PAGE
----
ISBN - 10:0140445102

ISBN - 13:9780140445107

Appropriate for ages: 18 - 18

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Table of Contents

The Art of Rhetoric - Aristotle Translated with an Introduction and Notes by Hugh Lawson-Tancred

Preface
Introduction:
1. The Importance of Ancient Rhetoric
2. The Historical Background to the Rhetoric
3. Rhetoric as Techne
4. Psychology in the Rhetoric
5. Style and Composition
6. The Rhetorical Legacy of Aristotle
7. The Translation

THE ART OF RHETORICSection One: Introductory
Chapter 1.1. The Nature of Rhetoric
PART ONE: DEMONSTRATIONSection Two: The Genres of Oratory
Chapter 1.2. The Definition of Rhetoric
Chapter 1.3. The Genres
Section Three: Deliberation
Chapter 1.4. The Province of Deliberation
Chapter 1.5. Happiness
Chapter 1.6. The Good and the Expedient
Chapter 1.7. Relative Expediency
Chapter 1.8. Constitutions
Section Four: Display
Chapter 1.9. Display Oratory
Section Five: Litigation
Chapter 1.10. Injustice
Chapter 1.11. Pleasure
Chapter 1.12. The Criminal Mind
Chapter 1.13. Crime and Punishment
Chapter 1.14. Relatively Serious Crimes
Chapter 1.15. Non-technical Proofs
PART TWO: EMOTION AND CHARACTERSection Six: Emotion
Chapter 2.1. The Role of Emotion and Character
Chapter 2.2. Anger
Chapter 2.3. Calm
Chapter 2.4. Friendship and Enmity
Chapter 2.5. Fear and Confidence
Chapter 2.6. Shame
Chapter 2.7. Favour
Chapter 2.8. Pity
Chapter 2.9. Indignation
Chapter 2.10. Envy
Chapter 2.11. Jealousy
Section Seven: Character
Chapter 2.12. Youth
Chapter 2.13. Old Age
Chapter 2.14. Prime
Chapter 2.15. Birth
Chapter 2.16. Wealth
Chapter 2.17. Power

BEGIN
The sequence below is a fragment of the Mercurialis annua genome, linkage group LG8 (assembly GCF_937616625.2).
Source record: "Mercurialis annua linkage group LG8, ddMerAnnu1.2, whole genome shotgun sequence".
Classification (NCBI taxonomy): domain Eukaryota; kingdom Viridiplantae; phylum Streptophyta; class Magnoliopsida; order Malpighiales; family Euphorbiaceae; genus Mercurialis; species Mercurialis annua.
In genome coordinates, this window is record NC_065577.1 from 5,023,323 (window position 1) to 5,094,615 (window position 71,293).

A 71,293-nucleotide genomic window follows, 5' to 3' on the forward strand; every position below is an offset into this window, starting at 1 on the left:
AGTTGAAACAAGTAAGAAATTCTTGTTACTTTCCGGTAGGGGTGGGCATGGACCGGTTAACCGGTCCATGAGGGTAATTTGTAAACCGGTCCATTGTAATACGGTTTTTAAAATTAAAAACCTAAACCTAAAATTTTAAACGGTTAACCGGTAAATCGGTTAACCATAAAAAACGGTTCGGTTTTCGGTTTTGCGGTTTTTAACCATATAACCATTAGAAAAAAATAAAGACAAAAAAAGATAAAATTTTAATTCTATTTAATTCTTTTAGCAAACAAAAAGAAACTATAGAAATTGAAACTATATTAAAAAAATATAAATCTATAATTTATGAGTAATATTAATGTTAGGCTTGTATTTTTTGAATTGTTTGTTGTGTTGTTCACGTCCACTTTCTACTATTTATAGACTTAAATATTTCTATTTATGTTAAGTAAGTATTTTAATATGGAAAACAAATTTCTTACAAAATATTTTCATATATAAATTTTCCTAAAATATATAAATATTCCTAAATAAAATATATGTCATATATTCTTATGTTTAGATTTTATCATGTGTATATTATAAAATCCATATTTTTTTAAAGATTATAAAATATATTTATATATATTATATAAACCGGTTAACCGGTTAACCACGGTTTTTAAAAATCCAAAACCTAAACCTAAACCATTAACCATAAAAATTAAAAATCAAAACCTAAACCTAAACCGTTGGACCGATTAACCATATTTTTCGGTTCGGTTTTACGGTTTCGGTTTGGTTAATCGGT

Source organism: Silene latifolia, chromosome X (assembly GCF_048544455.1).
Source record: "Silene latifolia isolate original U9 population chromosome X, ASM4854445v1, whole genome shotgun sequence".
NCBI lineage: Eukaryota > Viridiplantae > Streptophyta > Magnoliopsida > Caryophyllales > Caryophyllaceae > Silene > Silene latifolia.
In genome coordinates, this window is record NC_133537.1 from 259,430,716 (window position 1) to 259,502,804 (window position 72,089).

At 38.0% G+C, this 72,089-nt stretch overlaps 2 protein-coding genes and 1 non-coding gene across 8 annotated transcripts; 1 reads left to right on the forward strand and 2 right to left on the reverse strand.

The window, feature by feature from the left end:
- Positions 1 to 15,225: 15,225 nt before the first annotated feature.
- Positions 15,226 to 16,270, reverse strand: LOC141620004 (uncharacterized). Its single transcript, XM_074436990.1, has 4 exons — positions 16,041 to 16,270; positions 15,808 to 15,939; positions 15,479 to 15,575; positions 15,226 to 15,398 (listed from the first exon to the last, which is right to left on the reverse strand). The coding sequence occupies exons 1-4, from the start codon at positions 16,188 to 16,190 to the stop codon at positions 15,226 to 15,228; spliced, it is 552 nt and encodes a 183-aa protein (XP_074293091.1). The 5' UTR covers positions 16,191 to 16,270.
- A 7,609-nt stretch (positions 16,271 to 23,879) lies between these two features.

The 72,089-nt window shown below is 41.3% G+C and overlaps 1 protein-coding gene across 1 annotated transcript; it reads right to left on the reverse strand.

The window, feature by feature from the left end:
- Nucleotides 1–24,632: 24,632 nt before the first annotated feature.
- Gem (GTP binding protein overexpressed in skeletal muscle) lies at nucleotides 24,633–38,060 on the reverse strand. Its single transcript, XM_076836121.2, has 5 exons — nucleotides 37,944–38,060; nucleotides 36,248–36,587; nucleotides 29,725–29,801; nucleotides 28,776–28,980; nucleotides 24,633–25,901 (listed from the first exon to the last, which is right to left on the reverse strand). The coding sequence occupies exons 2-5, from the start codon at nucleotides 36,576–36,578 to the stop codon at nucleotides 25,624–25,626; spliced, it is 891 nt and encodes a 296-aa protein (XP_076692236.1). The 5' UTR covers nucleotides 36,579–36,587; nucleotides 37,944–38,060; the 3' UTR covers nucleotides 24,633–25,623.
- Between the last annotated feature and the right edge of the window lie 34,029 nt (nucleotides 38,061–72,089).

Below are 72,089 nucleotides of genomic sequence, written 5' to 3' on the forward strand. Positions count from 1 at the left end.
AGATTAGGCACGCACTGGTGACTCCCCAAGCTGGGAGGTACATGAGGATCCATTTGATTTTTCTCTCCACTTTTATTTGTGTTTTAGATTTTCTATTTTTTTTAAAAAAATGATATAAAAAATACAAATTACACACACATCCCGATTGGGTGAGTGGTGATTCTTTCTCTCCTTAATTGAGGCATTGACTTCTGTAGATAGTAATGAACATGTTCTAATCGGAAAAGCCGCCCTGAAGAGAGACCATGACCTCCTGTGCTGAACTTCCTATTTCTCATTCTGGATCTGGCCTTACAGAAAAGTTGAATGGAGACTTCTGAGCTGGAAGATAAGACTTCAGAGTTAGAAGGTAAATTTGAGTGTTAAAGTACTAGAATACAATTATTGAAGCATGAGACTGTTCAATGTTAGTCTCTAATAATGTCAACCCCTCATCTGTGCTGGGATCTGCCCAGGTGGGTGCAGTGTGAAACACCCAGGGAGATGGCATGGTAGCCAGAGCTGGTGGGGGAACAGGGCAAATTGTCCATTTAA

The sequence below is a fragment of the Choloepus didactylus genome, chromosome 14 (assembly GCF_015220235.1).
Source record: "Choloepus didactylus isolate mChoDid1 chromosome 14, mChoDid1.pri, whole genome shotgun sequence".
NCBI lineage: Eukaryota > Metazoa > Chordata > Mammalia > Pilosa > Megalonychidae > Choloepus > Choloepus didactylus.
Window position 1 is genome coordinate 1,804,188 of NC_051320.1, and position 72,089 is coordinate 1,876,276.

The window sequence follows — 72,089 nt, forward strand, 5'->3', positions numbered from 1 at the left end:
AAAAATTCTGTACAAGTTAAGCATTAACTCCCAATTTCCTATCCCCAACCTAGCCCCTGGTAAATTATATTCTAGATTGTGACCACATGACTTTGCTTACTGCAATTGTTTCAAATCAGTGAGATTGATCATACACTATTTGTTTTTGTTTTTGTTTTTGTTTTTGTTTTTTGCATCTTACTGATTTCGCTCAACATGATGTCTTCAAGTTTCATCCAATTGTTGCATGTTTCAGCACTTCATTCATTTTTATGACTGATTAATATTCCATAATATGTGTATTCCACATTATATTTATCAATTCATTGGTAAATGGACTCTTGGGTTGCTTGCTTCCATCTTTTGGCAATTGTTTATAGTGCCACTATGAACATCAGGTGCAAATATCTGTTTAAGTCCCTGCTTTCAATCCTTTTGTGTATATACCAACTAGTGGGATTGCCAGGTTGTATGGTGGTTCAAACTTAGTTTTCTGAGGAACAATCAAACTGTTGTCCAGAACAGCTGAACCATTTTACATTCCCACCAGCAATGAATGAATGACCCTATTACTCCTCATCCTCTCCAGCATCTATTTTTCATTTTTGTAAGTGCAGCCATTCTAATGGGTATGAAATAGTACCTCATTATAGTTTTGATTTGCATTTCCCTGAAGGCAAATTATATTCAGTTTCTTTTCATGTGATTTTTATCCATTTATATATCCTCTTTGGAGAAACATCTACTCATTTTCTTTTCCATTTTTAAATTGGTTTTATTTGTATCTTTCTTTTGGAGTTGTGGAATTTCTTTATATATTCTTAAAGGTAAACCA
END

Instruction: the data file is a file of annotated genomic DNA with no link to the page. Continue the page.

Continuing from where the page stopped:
PART THREE: UNIVERSAL ASPECTSSection Eight: Common Topics
Chapter 2.18. The Role of Common Topics
Chapter 2.19. The Topics of Possibility
Chapter 2.20. Example
Chapter 2.21. Maxim
Chapter 2.22. Enthymeme
Chapter 2.23. Demonstrative Common Topics
Chapter 2.24. Illusory Topics
Chapter 2.25. Refutation
Chapter 2.26. Amplification
Section Nine: Style
Chapter 3.1. Historical Preliminary
Chapter 3.2. Clarity
Chapter 3.3. Frigidity
Chapter 3.4. Simile
Chapter 3.5. Purity
Chapter 3.6. Amplitude
Chapter 3.7. Propriety
Chapter 3.8. Rhythm
Chapter 3.9. Syntax
Chapter 3.10. Wit and Metaphor
Chapter 3.11. Vividness
Chapter 3.12. Suitability to Genre
Section Ten: Composition
Chapter 3.13. Narration and Proof
Chapter 3.14. The Introduction
Chapter 3.15. Prejudice
Chapter 3.16. Narration
Chapter 3.17. Proof and Refutation
Chapter 3.18. Altercation
Chapter 3.19. The Epilogue
Notes
Bibliography

From Our Editors

Greek civilization’s defining features are articulacy and competition. Politicians in the assemblies and councils — even common citizens in courts of law — had to be competent speakers. Rhetorical technique progressed quickly, spawning genius performances and countless practical manuals for laymen. While many of these volumes were merely collections of debaters’ tricks, Aristotle’s compelling, influential Art of Rhetoric carries a more profound purpose. It determines the methods of informal reasoning, offering the first aesthetic evaluation of prose style and sharing detailed observations on character and emotions. Aristotle makes persuasiveness a systematic exercise that can be learned by understanding human nature’s basic qualities.